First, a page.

What D.C.'s top restaurants are doing for Easter [Washingtonian]

A guide to Easter brunch [BYT]

STIX food truck team will serve breakfast and lunch at Mothership. [PoPville]

Union Market drive-in returns April 18. [Post]

Nine desserts to try right now [Zagat]

Photo via Shutterstock

New Muffin Shop Now Open in Shaw

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The lowly muffin is no longer getting the back-of-the-display-case treatment. Uprising Muffin Company opened near the Shaw metro last Friday serving flavors like piña colada, coffee cake, and maple pancake.

"I just realized there's the cupcake craze, and the doughnut thing started taking off...But muffins don't really have a place where they're the star of the show," says owner/muffin man Donnie Simpson Jr., who formerly worked in radio at WPGC (and is the son of the Donnie Simpson). He says the cafe has been four years in the making.

Simpson has about 35 muffin flavors in his arsenal, but the menu will feature a dozen each day, including about eight staples and others that rotate in and out. The muffins are made from scratch each day with 10 ingredients or fewer and no artificial preservatives or colors. Some of the early favorites: a chocolate muffin with a cream cheese center as well as a savory muffin with bacon, egg, and cheese. The muffins are $3 for one, six for $16, or a dozen for $31.

But it's not just muffins. Uprising also serves coffee, sandwiches, and salads. Simpson also encourages people to come hang out with plenty of outlets and wifi.

So will muffins be the new cupcake?

"I wouldn't say that," Simpson says. "The last thing I can afford to do is have some cupcake war."

Uprising Muffin Company, 1817 7th St. NW; (202) 630-8140; uprisingmuffins.com

Photo by Jessica Sidman

BLT Steak Serves Gefilte Fish for $35 on Its Passover Menu

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Whether you love it or hate it, gefilte fish is just one of those foods that you can't make sexy. The Passover staple—typically made with ground carp, whitefish, or pike—is mushy, fishy, and an unappetizing grayish-tan color. While many people buy the stinky stuff in jars, chefs have made many attempts over the years to dress it up and create their own upscale versions. The latest is BLT Steak, which serves four lumps of pike "gefilte" fish with English pea veloute and pickled chanterelles for a whopping $35. The dish, along with truffled matzo ball soup, kugel gratin, and other twists on Jewish staples, will be available for lunch and dinner through April 19.

BLT Steak chef Jeremy Shelton is not Jewish and admits he's never even tried other gefilte fish before. The recipe, it turns out, comes from the restaurant's corporate chefs. To make it, Shelton grinds fresh pike and combines it in an electronic mixer with a matzo-based panade as well as confit garlic, salt, butter, and cream. It's then pureed in a food processor and passed through fine mesh so it's completely smooth. The result is fluffy, almost creamy, dumplings without any fishiness of typical gefilte fish. Pickled chanterelle mushrooms add some tanginess that the gefilte fish lacks, but the creamy pea veloute overwhelms the warm fish's subtle flavors. It's a decent dish, but anyone looking for something reminiscent of what their bubbie makes will be disappointed. And given that gefilte fish is traditionally a poor man's food, the $35 price tag should make any Jewish mother shake her head in disapproval.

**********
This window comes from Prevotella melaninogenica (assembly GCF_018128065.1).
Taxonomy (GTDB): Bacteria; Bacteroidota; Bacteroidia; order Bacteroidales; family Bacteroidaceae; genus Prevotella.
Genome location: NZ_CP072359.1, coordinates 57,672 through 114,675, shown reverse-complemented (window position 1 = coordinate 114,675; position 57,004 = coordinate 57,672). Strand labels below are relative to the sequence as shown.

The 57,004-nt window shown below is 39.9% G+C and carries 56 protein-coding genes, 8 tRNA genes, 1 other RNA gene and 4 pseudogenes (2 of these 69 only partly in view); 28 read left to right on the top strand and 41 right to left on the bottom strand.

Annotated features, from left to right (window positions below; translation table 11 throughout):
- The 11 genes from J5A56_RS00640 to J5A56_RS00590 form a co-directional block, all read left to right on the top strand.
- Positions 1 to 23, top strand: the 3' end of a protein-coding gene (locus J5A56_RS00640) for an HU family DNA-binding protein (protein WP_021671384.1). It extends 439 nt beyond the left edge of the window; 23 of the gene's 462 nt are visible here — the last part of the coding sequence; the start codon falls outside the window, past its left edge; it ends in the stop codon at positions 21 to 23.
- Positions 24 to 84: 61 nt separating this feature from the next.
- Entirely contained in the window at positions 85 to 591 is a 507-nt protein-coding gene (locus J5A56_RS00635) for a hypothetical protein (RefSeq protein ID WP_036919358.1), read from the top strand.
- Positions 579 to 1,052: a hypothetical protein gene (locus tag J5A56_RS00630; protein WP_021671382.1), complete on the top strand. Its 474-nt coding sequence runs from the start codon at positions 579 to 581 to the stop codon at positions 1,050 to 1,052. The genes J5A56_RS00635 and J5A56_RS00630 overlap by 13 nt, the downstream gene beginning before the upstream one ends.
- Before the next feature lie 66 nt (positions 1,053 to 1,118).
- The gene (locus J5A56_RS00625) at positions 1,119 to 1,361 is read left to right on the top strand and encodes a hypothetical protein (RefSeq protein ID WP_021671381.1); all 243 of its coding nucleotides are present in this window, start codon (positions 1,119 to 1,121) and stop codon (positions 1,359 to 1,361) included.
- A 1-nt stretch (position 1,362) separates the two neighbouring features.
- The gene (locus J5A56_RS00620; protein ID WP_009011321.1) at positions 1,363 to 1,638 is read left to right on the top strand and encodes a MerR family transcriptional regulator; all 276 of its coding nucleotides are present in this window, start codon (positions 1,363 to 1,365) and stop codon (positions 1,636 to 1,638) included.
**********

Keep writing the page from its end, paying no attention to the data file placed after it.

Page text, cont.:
Meanwhile,  DGS Delicatessen chef Barry Koslow is also making his own more traditional version of gefilte fish. Four pieces go for $16 on the restaurant's Passover catering menu, which is available through April 21. (The gefilte fish isn't on the regular dinner menu.) While Koslow adds flare to many traditional Jewish dishes, he's playing it straight with the gefilte fish. He combines whitefish, carp, and pike with fresh herbs and matzo meal soaked with fish stock. Compared to the jarred version, Koslow says it's "night and day just solely based on the fact that it's fresh fish...It's like the difference between a fresh-made meatball and a SpaghettiOs meatball."

Koslow admits he once ventured into the dark arts of "modernized" gefilte fish with a variation made out of scallops. "It was delicious, it was the best gefilte fish I ever had," he says of the not-at-all-kosher dish. "But it's not something we do here, and it's not something people want for Passover, at least not the traditionalists...They want that nostalgic version."

Check out some photos of BLT Steak's Passover menu below.  Read more BLT Steak Serves Gefilte Fish for $35 on Its Passover Menu

Last Night’s Leftovers: Critics Edition

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Why food critics are the worst dates [NoVa Mag]

New cocktail classes at the St. Regis Hotel [Washingtonain]

A universal guide to bad Chinese takeout [VICE]

The best places for housemade pastas in D.C. [Zagat]

Rolling Ficelle food truck under new management. [Food Truck Fiesta]

Watch Mike Isabella deep fry a pig's head. [Eater]

Photo via Shutterstock

Grilled Cheese Restaurant GCDC Opens Today

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GCDC opens today at 11 a.m., serving grilled cheese for lunch and expanding to cheese and charcuterie boards paired with beers, wines, and cocktails for the evening happy hour crowd. Tomorrow, GCDC will celebrate faux-holiday National Grilled Cheese Day with $5 grilled cheese sandwiches and half-priced draft beers from 11 a.m. to 3 p.m.

The restaurant comes from the father-son team Bruce and Steven Klores, who've brought in cheesemonger Sophie Slesigner for additional fromage expertise. The menu features six sandwiches to start (plus build-your-own options), including the Kim-Cheese Steak with cheddar, kimchi, and roast beef as well as the pasta-inspired Grilled Carbonara with gruyere, goat cheese, leaks, and pancetta. You can also get soup and tater tots, which, obviously, are also covered in cheese.

In the evenings, GCDC will feature up to 20 rotating domestic and international cheeses, plus charcuterie and some small plates. The drink selection includes 20 beers, 15 wines, and cocktails that can pair with some of the cheeses. Bruce, who grew up in South Brooklyn, also pays tribute to his roots in the form of a classic egg cream.

Read more about how GCDC came about in Y&H's previous coverage. Check out the lunch menu below. Read more Grilled Cheese Restaurant GCDC Opens Today